Cosmos bipinnatus
Common Name: cosmos
Type: Annual
Family: Asteraceae
Native Range: Mexico, southern United States
Zone: 2 to 11
Height: 1.00 to 4.00 feet
Spread: 2.00 to 3.00 feet
Bloom Time: June to frost
Bloom Description: Red, pink or white rays and yellow center
Sun: Full sun
Water: Medium
Maintenance: Low
Suggested Use: Annual, Naturalize
Flower: Showy
Attracts: Butterflies

Culture

Warm weather annual that is easily grown in average, well-drained soils in full sun. Appreciates even moisture, but tolerates some dry soils. Avoid rich, fertile soils. Sow seeds outdoors just before last spring frost date or start seeds indoors 6-8 weeks before last spring frost date. Shelter plantings from strong winds. Space taller plants close together for support. Deadhead spent flowers to prolong bloom, but leave enough flowerheads for self seeding.

Noteworthy Characteristics

Cosmos bipinnatus, commonly just called cosmos, is native to Mexico. It is a popular, low-maintenance, late-blooming, showy annual that typically grows 2-4’ tall on erect stems clad with pinnatisect, medium green leaves that are deeply cut into threadlike segments. Single, saucer-shaped, daisy-like flowers (to 2-4” diameter) with red, pink or white rays and yellow centers bloom freely from early summer to frost. In hot and humid summer climates, plants may slow down considerably in late summer. Plants have escaped gardens and naturalized, particularly along roadsides, fields and waste areas, in many parts of the U. S. Cultivars feature single, semi-double or double flowers in a larger variety of colors including white and bicolor on plants ranging in height from dwarf to tall.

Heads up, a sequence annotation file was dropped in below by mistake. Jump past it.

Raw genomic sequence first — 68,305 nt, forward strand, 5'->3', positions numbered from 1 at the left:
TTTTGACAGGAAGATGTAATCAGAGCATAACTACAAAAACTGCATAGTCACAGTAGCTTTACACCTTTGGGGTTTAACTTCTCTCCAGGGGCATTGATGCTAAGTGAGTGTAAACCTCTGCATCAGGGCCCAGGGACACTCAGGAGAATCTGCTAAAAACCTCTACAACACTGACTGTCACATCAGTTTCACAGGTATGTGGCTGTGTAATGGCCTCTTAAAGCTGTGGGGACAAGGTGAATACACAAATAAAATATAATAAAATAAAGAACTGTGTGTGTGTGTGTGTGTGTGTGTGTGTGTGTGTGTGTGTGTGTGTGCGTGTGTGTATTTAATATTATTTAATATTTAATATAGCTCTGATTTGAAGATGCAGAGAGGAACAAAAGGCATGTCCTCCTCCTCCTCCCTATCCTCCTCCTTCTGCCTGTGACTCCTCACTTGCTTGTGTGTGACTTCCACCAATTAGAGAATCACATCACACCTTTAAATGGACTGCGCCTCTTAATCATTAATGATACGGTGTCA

Genus name comes from the Greek word kosmos meaning beautiful.

Specific epithet refers to the plants bipinnate leaves.

Problems

No serious insect or disease problems.

Garden Uses

Mixed beds and borders. Cutting gardens. Cottage gardens and wild gardens.